My parents had five children. Michael was the eldest, born in 1939. Then came twin boys, Donald and David, born in 1941. David died on August 9, 1942, and I was born nine months later. My sister Diana arrived in 1946.
Michael was always the dominant older brother. The only perceptible difference from the rest of us was that he was studious and ambitious. From an early age he did little else than study. We all thought that one day he would be prime minister.
By the early 1960s, we were all at university. Michael had, by that time, accumulated four university degrees with high honours and held every conceivable office in student politics. He appeared to be on track to achieving his ambition. Often on a Saturday night, I would set out with my brother Donald for a party. As we passed Michael's bedroom, he would part the curtains as he sat at his desk, and would watch us without comment. On our return, well after midnight, he would still be at his desk working.
At the time we imagined that this solitary life was Michael's choice and the price of ambition. We were thankful that we were not afflicted by such. As we now know, the aching solitude of his life was the consequence of a dark secret. He was attracted to men. As he said in his Memoir, A Private Life, the message he received from his early teens was that his secret should be the source of deep shame.
In 1955 Michael saw the movie East of Eden with James Dean. He thought that he perceived, as was the fact, that Dean was also gay. He then followed the movie all over Sydney, seeing it 24 times.
He was in love with Dean. Like the rest of us, he craved love.
But, unlike the rest of us, he was obliged to resort to fantasy.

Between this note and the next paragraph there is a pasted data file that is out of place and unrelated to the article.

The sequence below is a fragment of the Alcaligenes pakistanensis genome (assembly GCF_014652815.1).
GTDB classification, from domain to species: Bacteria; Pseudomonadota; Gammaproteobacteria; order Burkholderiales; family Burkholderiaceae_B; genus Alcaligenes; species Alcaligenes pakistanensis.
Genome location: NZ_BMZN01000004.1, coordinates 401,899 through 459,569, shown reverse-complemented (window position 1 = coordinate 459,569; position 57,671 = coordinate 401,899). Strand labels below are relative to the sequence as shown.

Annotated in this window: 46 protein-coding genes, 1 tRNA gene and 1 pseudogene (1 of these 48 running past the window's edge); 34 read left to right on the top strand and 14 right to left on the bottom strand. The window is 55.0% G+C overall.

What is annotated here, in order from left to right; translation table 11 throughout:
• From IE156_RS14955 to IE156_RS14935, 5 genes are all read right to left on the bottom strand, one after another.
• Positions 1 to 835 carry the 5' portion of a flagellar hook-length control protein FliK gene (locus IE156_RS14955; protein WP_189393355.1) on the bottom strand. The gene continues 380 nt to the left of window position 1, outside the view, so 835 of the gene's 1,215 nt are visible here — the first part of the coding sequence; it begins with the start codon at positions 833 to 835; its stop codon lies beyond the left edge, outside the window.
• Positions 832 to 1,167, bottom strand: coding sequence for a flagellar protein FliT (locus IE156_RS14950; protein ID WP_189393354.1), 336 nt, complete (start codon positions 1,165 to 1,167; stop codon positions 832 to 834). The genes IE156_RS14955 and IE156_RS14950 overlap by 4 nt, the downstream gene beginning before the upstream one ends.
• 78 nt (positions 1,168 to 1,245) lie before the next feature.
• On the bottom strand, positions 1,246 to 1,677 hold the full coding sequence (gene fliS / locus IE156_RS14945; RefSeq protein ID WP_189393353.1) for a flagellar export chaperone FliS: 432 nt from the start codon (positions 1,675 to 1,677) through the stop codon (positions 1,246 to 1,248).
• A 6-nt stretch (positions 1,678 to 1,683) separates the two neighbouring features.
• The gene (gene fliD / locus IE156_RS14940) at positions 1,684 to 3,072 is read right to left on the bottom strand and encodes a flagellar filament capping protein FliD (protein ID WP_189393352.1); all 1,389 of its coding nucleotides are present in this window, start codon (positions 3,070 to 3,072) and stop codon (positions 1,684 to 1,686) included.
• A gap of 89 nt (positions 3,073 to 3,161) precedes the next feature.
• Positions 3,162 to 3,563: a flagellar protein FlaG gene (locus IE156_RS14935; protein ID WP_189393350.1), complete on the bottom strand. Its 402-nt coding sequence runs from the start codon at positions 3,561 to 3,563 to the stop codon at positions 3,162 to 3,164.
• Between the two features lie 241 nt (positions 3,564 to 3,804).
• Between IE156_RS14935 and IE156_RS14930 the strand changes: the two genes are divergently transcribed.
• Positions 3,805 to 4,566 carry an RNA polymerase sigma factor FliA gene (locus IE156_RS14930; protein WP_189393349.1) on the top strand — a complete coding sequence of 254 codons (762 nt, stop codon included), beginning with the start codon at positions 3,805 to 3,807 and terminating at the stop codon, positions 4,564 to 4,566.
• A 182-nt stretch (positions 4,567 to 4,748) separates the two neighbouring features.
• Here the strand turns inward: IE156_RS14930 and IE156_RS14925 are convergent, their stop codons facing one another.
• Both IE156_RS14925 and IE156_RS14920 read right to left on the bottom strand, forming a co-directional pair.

At the end of his 20s, Michael determined that the price for his ambition was too high. He faced a life in which he would never know the intimate touch of someone he loved. He abandoned any thought of politics. Not long after, he met Johan. They are still together 48 years later. They are just like any other couple. It is a privilege to be in their company.
Heterosexual couples may, of course, marry, inside or outside the church. It is discriminatory to deny the same right to non-heterosexuals. Indeed, the churches would do well to recognise that human sexuality is not binary. It is a spectrum and each one of us is somewhere on that spectrum.
Michael and Johan are undecided as to whether they would marry, if the legislation were changed as a result of the postal vote. They joke that, "after 48 years, it is a bit late for the confetti". However, they believe that, like other citizens, they should have the right to marry, if that be their wish. Our family supports them in that view.
What rational objection could there be to such a marriage? What business is it of others? How would it in any way jeopardise the union that may exist between others?
The suggestion by Tony Abbott that such marriages amount to "such huge change" that it "would shake society's foundations" is absurd. The same change has been adopted in 24 other countries, with a total population of 760 million people. The gruesome changes predicted have not materialised. Such fears are a debating trick, aimed at diverting attention from the simple proposition that to deny the facility of civil marriage to a minority in our community is unfair. It is an injustice that must be rectified. Gays have suffered enough. It is definitely past time to turn the page.
Although the postal survey is deeply flawed, it is important to respond by voting "yes".
David Kirby is a retired judge of the Supreme Court of NSW.